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Thats why I engaged in wild speculation as to how they could get a launcher <img src="/images/icons/smile.gif" /><br /><br />Also, something I heard on NPR: The rover has to be able to drive over 500 meters. Initially, I thought you could pull it off with something as simple as Sojourner, but I don't think you could build something robust enough to go .5km and be that small. Who knows, though? I'm no engineer! <div class="Discussion_UserSignature"> </div>
 
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jschaef5

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"First prize is $20m, not $30m.<br />Falcon 9 list price is $35m..."<br /><br />hopefully there is a pretty good discount <div class="Discussion_UserSignature"> </div>
 
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radarredux

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> <i><font color="yellow">Thats why I engaged in wild speculation as to how they could get a launcher</font>/i><br /><br />Couple of possibilities. First, many launches have spare capacity, and a lander payload could possibly be added; although, I am not sure if there would be enough capacity for an upper stage that could do a TLI burn. ESA's latest Ariane rocket was specifically designed to carry multiple payloads into orbit, and it seems to be paying off for them so far.<br /><br />Second, you eat the launch costs. Don't forget that to win the Ansari X Prize Rutan and company spent more than twice the money than the prize is worth. To do this, you either need deep pockets, find donors, or look for additional revenue streams for this mission or later missions.<br /><br />Third, you get a cut-rate deal from a launch supplier who sees positive press from being associated with the X Prize. Having your name associated with landing the first private-sector mission on the Moon would be worth an awful lot of advertising.<br /><br />Fourth, NASA cuts a deal to supply or subsidize the launch vehicle. To do this, a team would have to demonstrate a reasonable chance of success by passing some automated lunar landing and rover tests in some simulated environment. In fact, I think the X Prize Cup should consider doing this for their 2008 competition. Maybe NASA justifies this by essentially paying the competitor to also deliver a small scientific payload onto the Lunar surface (either attached to the lander or the rover).<br /><br />And I am sure there are many other possibilities...</i>
 
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radarredux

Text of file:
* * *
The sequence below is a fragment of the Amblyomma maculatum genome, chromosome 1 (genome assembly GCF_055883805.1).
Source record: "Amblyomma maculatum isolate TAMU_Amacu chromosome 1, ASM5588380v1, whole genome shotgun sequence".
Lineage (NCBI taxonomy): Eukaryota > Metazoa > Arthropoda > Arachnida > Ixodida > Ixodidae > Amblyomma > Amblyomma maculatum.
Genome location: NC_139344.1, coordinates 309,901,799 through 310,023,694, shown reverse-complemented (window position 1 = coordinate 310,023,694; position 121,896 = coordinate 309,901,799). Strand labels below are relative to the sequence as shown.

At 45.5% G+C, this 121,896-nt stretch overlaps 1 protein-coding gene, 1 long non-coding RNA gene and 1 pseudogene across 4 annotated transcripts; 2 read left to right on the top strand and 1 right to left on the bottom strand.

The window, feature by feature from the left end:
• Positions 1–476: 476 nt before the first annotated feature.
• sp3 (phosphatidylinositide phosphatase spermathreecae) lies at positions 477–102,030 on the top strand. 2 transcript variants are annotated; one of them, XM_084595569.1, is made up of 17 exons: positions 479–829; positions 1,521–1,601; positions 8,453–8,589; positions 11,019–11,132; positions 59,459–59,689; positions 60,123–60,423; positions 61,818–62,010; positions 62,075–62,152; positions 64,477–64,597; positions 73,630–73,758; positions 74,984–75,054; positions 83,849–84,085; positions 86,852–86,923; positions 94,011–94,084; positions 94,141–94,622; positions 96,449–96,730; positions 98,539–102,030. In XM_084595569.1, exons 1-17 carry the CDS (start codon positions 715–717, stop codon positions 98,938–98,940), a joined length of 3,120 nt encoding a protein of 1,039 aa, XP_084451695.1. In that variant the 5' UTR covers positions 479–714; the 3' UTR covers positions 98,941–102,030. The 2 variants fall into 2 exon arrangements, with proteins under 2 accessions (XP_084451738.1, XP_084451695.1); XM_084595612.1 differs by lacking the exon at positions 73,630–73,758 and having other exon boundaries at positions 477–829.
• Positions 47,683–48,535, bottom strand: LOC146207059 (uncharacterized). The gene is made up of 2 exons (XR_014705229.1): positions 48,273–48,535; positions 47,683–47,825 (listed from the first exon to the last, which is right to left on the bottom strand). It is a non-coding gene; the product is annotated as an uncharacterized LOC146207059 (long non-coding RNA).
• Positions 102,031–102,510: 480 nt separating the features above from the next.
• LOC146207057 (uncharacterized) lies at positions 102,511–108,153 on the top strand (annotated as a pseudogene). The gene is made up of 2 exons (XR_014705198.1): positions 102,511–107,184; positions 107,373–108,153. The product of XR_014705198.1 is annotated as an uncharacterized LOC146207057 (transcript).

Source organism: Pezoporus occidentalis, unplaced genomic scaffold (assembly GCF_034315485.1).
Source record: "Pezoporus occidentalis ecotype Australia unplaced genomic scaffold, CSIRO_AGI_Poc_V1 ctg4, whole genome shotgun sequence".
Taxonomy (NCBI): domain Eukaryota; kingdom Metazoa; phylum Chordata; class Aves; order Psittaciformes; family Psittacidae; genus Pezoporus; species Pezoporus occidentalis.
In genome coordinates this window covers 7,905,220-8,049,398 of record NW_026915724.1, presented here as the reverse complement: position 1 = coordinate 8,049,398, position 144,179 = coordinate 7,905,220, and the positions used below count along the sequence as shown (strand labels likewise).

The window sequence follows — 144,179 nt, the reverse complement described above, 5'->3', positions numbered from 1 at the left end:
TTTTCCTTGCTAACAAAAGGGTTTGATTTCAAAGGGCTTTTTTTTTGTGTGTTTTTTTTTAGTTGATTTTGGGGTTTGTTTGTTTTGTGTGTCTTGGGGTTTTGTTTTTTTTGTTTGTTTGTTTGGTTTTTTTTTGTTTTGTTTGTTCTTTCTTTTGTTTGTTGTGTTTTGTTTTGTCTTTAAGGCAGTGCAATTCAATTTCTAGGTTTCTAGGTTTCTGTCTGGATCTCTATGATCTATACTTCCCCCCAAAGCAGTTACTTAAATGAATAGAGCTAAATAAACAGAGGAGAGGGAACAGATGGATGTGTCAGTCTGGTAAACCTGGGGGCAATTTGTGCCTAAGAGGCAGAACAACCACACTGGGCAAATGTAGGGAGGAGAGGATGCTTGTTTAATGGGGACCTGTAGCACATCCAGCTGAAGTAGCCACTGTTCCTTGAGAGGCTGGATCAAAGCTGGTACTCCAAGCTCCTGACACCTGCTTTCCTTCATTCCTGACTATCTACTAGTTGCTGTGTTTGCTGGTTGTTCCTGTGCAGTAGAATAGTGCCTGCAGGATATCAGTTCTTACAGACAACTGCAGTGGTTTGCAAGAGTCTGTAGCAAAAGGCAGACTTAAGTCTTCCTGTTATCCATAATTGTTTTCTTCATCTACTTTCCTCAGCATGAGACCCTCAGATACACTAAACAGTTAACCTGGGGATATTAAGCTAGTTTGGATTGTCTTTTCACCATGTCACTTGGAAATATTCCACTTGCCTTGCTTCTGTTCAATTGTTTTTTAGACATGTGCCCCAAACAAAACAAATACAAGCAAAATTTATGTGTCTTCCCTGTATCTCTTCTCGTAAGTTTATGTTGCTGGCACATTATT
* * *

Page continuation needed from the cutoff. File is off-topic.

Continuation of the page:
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> <i><font color="yellow">Use the falcon 1e @ $9m</font>/i><br /><br />Someone needs to do a back of the envelop calculation for the minimum weight for such a mission. You need a certain amount of equipment (e.g., HD video and transmission capabilities); a means to provide a certain amount of power to move the rover .5k, power the electronics, and transmit the data; a rover chassis and drive mechanism, and engines and propellant to provide a soft landing on the moon. Then you need a rocket stage for TLI.<br /><br />Once you have this calculation, you can look at various launch alternatives.<br /><br /><font color="yellow">Does anyone have an estimate for these numbers?</font>NASA was doing some work on some Lunar landers as part of "the vision"; I wonder if they can make their estimates available.</i>
 
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rybanis

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I wish I knew the math to figure out the max size of a payload for a specific launcher to get TLI capability (if that makes sense). IE, I wonder if a Falcon 1 could do it, but the lander would be the size of a shoe box? <img src="/images/icons/wink.gif" /> <div class="Discussion_UserSignature"> </div>
 
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mccorvic

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Really awesome. More evidence that Google is beyond awesome. My only complaint would be the terrible "roll-out" video. Really, did we need to rename the Apollo missions to "Moon 1.0"?<br /><br />Though, in my mind, the attempt to take pictures of the old Apollo...erm, Moon 1.0, stuff on the will be worth looking forawrd too in and of itself.
 
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radarredux

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> <i><font color="yellow">My only complaint would be the terrible "roll-out" video. Really, did we need to rename the Apollo missions to "Moon 1.0"?</font>/i><br /><br />I think it was very appropriate, especially with Google being Internet/software people, and the "Web 2.0" name being so popular right now. Clearly, the Apollo era was our first effort to visit the Moon, and now we are embarking on the second effort. Hopefully this effort sticks and we won't need a "Moon 3.0".<br /><br />In general, I think this is a pretty good promotional effort, and the Lunar program (whether government or commercial, USA or other) needs as much good promotion as possible to keep the US population engaged.</i>
 
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crix